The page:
Tobacco smoking behaviors in bipolar disorder: a comparison of the general population, schizophrenia, and major depression.
ABSTRACT This study compared the prevalence of tobacco smoking behaviors in patients with bipolar disorder with normal and psychiatric (schizophrenia and major depression) controls. The main goal was to establish that bipolar patients smoke more than normal controls. Differences with psychiatric controls were explored.
Samples of 424 patients (99 bipolar, 258 schizophrenia and 67 major depression) and 402 volunteer controls were collected in Central Kentucky. Smoking data for Kentucky's general population were available. Odds ratios (ORs) and their 95% confidence intervals (CIs) were used to establish the strength of associations. Logistic regression was used to adjust ORs for confounding variables.
Using epidemiological definitions of smoking behaviors and the general population as controls provided bipolar disorder unadjusted ORs of 5.0 (95% CI: 3.3-7.8) for current cigarette smoking, 2.6 (95% CI: 1.7-4.4) for ever cigarette smoking, and 0.13 (95% CI: 0.03-0.24) for smoking cessation. Using a clinical definition and volunteers as controls provided respective bipolar disorder adjusted ORs of 7.3 (95% CI: 4.3-12.4), 4.0 (95% CI: 2.4-6.7), and 0.15 (95% CI: 0.06-0.36). Prevalences of current daily smoking for patients with major depression, bipolar disorder, and schizophrenia were 57%, 66%, and 74%, respectively.
Bipolar disorder was associated with significantly higher prevalences of tobacco smoking behaviors compared with the general population or volunteer controls, independently of the definition used. It is possible that smoking behaviors in bipolar disorder may have intermediate prevalences between major depression and schizophrenia, but larger samples or a combination of multiple studies (meta-analysis) will be needed to establish whether this hypothesis is correct.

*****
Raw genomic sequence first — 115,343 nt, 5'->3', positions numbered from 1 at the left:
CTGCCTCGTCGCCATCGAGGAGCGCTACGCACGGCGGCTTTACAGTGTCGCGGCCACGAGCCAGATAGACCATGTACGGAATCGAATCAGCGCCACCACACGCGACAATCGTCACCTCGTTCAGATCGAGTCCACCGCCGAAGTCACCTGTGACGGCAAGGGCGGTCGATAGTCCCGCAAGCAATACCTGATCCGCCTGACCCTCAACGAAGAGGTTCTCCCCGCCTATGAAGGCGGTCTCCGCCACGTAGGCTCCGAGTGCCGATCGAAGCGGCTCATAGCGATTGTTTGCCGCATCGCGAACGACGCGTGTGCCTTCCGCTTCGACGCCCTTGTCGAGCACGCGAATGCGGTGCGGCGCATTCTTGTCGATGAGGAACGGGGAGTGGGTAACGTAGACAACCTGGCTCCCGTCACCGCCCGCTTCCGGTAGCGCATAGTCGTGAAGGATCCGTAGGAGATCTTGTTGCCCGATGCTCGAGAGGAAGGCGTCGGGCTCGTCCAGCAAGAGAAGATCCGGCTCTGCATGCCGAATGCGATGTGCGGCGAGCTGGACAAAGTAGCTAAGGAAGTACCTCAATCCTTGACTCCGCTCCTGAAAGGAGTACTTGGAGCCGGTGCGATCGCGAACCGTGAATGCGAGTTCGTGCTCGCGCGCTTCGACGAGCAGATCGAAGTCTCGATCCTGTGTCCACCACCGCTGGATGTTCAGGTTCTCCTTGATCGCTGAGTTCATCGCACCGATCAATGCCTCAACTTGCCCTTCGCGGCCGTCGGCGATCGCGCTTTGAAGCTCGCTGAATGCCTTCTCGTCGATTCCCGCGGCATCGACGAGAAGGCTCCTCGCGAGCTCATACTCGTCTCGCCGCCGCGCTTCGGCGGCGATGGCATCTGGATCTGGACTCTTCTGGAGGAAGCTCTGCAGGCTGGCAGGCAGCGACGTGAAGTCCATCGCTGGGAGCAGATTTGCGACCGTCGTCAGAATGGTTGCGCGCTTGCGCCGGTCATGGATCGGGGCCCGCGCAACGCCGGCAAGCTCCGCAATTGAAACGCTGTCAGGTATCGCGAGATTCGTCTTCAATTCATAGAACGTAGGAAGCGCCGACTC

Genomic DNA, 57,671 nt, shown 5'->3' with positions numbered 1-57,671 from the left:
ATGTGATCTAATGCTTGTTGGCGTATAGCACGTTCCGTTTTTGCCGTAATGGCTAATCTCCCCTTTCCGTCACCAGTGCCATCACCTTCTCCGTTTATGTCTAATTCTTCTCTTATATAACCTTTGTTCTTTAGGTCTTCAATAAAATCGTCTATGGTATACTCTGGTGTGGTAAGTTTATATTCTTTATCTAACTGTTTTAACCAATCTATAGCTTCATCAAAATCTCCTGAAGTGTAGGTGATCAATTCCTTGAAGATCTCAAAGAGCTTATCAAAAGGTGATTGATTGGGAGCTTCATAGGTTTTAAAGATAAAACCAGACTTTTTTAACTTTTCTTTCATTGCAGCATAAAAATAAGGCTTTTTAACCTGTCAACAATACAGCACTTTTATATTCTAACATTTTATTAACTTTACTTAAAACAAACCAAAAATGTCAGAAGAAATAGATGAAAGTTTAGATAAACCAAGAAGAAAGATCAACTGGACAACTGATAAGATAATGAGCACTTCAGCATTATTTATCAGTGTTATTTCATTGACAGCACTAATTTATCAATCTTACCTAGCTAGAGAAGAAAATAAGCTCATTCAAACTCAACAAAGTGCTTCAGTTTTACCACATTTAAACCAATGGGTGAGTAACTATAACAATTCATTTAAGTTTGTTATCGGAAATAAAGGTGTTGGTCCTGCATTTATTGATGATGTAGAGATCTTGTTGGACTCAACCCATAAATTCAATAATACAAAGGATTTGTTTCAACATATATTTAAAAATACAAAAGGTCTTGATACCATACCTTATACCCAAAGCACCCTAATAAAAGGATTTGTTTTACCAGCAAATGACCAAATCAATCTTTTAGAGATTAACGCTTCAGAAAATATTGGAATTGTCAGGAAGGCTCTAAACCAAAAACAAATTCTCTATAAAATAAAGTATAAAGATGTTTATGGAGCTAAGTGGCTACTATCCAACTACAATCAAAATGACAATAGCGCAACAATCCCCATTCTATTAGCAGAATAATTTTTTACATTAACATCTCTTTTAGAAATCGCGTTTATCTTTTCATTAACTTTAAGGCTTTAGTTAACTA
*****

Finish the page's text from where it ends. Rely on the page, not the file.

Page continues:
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ABSTRACT: Tobacco dependence is the most common substance use disorder in adults with mental illness. The prevalence rates for tobacco dependence are two to four times higher in these patients than in the general population. Smoking has a strong, negative influence on the life expectancy and quality of life of mental health patients, and remains the leading preventable cause of death in this group. Despite these statistics, in some countries smokers with mental illness are disadvantaged in receiving intervention and support for their tobacco dependence, which is often overlooked or even tolerated. This statement from the European Psychiatric Association (EPA) systematically reviews the current evidence on tobacco dependence and withdrawal in patients with mental illness and their treatment. It provides seven recommendations for the core components of diagnostics and treatment in this patient group. These recommendations concern: (1) the recording process, (2) the timing of the intervention, (3) counselling specificities, (4) proposed treatments, (5) frequency of contact after stopping, (6) follow-up visits and (7) relapse prevention. They aim to help clinicians improve the care, health and well-being of patients suffering from mental illness.European Psychiatry 01/2014; DOI:10.1016/j.eurpsy.2013.11.002 · 3.21 Impact Factor